Spring often brings a fresh start and, for some moms, that fresh start is returning to work after maternity leave or from a more extended career break. Whatever your circumstance, returning to work, either full- or part-time, is a major transition. This mommy did it twice and so can you.
Set realistic goals. Women sometimes set themselves up for failure by creating unrealistic goals. While you may want to go back to work with the hope of landing that big promotion next year, that may not be possible or practical. The reality is that you will be tired, stressed out, forgetful, and you will make mistakes. Put aside attempts at perfection and celebrate your small victories. I have vivid memories of commuting to work on less than three hours of sleep, stumbling out the door in mismatched shoes (or none at all), and discovering spit up on my shirt midway through presentations. I always tried to think of those embarrassing moments as blips on the screen and to be grateful for being a mother who had the ability and opportunity to return to a job I love. Just knowing that motherhood changed me fundamentally and, by extension, made me a different employee eased the pressure of trying to resume my pre-baby working lifestyle. Going back to work will be a transition for your child, too, and reducing your stress simultaneously eases your child’s adjustment.
Plan ahead at home. Making a plan to handle the logistical issues can make your emotional transition back to work smoother. In the weeks before returning to work, plan and prepare meticulously. Try to put your child on a regular sleep and eating schedule, write down those activities, and make multiple copies for childcare providers and backup babysitters. You may need to adapt to a new schedule, too, and that should include choosing an outfit, showering, or making school lunches the night before. If you are breastfeeding and plan to continue after you start working, pump and freeze milk to build up a good supply. Introducing your child to your childcare provider, even dropping your child off there for a few hours before you go back to work, can help, too. If you thought you were time crunched before having a baby, your normal time for dinner prep will likely be spent commuting, so make or buy extra dinners and freeze them so that you have quick options if you need them.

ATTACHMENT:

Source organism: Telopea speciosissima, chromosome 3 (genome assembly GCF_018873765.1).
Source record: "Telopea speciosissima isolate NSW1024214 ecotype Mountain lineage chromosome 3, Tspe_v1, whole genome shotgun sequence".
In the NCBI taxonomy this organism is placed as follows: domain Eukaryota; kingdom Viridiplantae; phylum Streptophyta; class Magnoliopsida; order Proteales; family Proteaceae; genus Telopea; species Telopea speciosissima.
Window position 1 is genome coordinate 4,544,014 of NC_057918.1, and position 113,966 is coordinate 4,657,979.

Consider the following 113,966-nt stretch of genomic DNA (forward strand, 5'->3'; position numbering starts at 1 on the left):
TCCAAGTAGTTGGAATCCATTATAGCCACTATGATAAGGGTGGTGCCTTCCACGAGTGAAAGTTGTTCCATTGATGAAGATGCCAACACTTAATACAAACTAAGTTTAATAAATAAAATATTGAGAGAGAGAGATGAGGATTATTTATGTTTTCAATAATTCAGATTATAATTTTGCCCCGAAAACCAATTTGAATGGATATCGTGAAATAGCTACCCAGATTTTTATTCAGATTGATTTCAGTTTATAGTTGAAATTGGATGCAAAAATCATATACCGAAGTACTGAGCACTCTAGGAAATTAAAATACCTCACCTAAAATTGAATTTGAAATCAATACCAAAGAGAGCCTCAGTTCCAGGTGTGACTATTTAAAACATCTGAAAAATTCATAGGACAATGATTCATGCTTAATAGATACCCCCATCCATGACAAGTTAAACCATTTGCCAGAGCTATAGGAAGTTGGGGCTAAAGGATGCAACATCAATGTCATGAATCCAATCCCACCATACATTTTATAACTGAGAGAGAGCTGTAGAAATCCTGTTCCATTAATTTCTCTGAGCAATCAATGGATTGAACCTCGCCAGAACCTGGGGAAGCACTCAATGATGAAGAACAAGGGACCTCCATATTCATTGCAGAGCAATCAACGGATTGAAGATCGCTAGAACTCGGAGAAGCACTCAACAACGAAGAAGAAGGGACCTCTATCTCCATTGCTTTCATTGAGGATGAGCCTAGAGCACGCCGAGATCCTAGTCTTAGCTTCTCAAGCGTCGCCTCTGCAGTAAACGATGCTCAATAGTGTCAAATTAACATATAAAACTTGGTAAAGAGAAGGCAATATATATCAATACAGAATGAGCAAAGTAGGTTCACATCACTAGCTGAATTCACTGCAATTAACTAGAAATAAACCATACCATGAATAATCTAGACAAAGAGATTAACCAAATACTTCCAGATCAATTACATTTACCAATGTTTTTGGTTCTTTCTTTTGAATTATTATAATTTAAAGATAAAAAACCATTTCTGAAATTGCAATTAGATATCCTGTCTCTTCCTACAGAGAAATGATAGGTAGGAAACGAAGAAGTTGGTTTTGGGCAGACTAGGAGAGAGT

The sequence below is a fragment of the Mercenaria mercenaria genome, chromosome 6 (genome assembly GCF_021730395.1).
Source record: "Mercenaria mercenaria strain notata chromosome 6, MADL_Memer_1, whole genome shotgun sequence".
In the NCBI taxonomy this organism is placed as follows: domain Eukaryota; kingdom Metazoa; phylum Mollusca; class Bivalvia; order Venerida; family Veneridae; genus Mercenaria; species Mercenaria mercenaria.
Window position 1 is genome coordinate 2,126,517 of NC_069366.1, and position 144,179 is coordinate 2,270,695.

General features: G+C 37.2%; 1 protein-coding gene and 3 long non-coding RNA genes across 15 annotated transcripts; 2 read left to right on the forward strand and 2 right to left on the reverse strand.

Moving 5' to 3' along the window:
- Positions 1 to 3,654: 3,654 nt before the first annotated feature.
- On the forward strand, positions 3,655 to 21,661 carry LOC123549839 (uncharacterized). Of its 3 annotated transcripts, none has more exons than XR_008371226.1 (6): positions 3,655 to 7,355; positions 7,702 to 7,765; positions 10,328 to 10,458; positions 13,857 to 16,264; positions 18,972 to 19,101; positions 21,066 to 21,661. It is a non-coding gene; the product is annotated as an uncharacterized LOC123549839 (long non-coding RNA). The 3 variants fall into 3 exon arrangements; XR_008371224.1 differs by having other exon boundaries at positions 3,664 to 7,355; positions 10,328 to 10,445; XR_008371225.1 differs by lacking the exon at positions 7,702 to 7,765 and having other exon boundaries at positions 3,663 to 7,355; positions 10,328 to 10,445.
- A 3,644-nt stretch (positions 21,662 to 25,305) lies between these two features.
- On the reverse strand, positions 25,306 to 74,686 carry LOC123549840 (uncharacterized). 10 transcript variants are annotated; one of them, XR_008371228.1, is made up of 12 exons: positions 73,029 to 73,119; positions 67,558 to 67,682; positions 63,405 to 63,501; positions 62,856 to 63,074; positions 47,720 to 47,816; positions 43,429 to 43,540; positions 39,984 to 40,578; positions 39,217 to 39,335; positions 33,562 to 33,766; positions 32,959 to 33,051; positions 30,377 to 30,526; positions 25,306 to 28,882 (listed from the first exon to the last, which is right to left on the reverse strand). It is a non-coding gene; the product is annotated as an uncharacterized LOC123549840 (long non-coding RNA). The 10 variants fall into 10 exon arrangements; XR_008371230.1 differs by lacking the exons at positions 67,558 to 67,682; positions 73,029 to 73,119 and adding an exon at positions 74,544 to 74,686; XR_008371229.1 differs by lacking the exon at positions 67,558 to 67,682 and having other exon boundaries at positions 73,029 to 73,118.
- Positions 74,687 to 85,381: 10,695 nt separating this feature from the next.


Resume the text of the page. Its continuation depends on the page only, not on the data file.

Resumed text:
If you weren’t a listmaker before you had children, you’re about to become one. I found it helpful to have lists for everything. I made lists of everything my daughter needed for daycare, everything I needed to bring to work each day, a written hourly schedule of my daughters’ sleeping and eating times, the names and phone numbers of nearby family and friends who can be contacted for emergencies, food shopping lists, and a schedule for errands. I still forgot things, but not as often thanks to those reminders.